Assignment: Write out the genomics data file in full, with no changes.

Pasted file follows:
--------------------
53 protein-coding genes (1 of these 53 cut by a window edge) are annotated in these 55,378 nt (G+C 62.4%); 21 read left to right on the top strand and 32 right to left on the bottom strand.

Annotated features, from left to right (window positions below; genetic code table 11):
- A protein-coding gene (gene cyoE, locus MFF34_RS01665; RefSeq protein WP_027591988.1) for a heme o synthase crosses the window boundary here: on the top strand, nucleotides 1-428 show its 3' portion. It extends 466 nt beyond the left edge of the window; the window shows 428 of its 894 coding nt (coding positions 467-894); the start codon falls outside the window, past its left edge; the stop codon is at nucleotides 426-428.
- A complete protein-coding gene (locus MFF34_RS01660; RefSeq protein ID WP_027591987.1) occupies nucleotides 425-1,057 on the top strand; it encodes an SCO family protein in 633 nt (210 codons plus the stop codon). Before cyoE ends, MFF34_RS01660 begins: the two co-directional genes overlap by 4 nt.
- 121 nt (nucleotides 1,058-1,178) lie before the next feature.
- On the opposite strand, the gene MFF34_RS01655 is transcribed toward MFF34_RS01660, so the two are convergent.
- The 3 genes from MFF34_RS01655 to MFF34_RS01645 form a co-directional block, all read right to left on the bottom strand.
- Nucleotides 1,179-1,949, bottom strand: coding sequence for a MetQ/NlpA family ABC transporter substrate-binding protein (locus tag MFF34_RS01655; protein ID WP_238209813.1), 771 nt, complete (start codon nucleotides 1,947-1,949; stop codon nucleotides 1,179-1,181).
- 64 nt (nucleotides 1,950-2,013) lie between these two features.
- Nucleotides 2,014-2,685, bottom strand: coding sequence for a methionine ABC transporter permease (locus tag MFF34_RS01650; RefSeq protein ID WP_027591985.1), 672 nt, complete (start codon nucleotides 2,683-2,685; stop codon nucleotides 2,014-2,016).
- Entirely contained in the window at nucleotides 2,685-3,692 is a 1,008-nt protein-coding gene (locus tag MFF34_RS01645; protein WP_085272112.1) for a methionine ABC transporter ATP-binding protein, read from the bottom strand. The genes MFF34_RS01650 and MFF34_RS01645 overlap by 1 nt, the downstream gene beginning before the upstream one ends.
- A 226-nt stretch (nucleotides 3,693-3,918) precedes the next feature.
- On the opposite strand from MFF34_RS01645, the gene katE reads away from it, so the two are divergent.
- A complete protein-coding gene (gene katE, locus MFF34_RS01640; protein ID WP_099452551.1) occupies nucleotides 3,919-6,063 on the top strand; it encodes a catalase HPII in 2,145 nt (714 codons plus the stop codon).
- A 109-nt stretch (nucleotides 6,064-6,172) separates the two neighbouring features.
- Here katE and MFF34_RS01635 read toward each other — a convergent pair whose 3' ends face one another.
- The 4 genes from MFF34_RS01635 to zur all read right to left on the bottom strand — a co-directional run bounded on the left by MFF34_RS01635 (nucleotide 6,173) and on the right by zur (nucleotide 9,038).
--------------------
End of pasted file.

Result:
53 protein-coding genes (1 of these 53 cut by a window edge) are annotated in these 55,378 nt (G+C 62.4%); 21 read left to right on the top strand and 32 right to left on the bottom strand.

Annotated features, from left to right (window positions below; genetic code table 11):
- A protein-coding gene (gene cyoE, locus MFF34_RS01665; RefSeq protein WP_027591988.1) for a heme o synthase crosses the window boundary here: on the top strand, nucleotides 1-428 show its 3' portion. It extends 466 nt beyond the left edge of the window; the window shows 428 of its 894 coding nt (coding positions 467-894); the start codon falls outside the window, past its left edge; the stop codon is at nucleotides 426-428.
- A complete protein-coding gene (locus MFF34_RS01660; RefSeq protein ID WP_027591987.1) occupies nucleotides 425-1,057 on the top strand; it encodes an SCO family protein in 633 nt (210 codons plus the stop codon). Before cyoE ends, MFF34_RS01660 begins: the two co-directional genes overlap by 4 nt.
- 121 nt (nucleotides 1,058-1,178) lie before the next feature.
- On the opposite strand, the gene MFF34_RS01655 is transcribed toward MFF34_RS01660, so the two are convergent.
- The 3 genes from MFF34_RS01655 to MFF34_RS01645 form a co-directional block, all read right to left on the bottom strand.
- Nucleotides 1,179-1,949, bottom strand: coding sequence for a MetQ/NlpA family ABC transporter substrate-binding protein (locus tag MFF34_RS01655; protein ID WP_238209813.1), 771 nt, complete (start codon nucleotides 1,947-1,949; stop codon nucleotides 1,179-1,181).
- 64 nt (nucleotides 1,950-2,013) lie between these two features.
- Nucleotides 2,014-2,685, bottom strand: coding sequence for a methionine ABC transporter permease (locus tag MFF34_RS01650; RefSeq protein ID WP_027591985.1), 672 nt, complete (start codon nucleotides 2,683-2,685; stop codon nucleotides 2,014-2,016).
- Entirely contained in the window at nucleotides 2,685-3,692 is a 1,008-nt protein-coding gene (locus tag MFF34_RS01645; protein WP_085272112.1) for a methionine ABC transporter ATP-binding protein, read from the bottom strand. The genes MFF34_RS01650 and MFF34_RS01645 overlap by 1 nt, the downstream gene beginning before the upstream one ends.
- A 226-nt stretch (nucleotides 3,693-3,918) precedes the next feature.
- On the opposite strand from MFF34_RS01645, the gene katE reads away from it, so the two are divergent.
- A complete protein-coding gene (gene katE, locus MFF34_RS01640; protein ID WP_099452551.1) occupies nucleotides 3,919-6,063 on the top strand; it encodes a catalase HPII in 2,145 nt (714 codons plus the stop codon).
- A 109-nt stretch (nucleotides 6,064-6,172) separates the two neighbouring features.
- Here katE and MFF34_RS01635 read toward each other — a convergent pair whose 3' ends face one another.
- The 4 genes from MFF34_RS01635 to zur all read right to left on the bottom strand — a co-directional run bounded on the left by MFF34_RS01635 (nucleotide 6,173) and on the right by zur (nucleotide 9,038).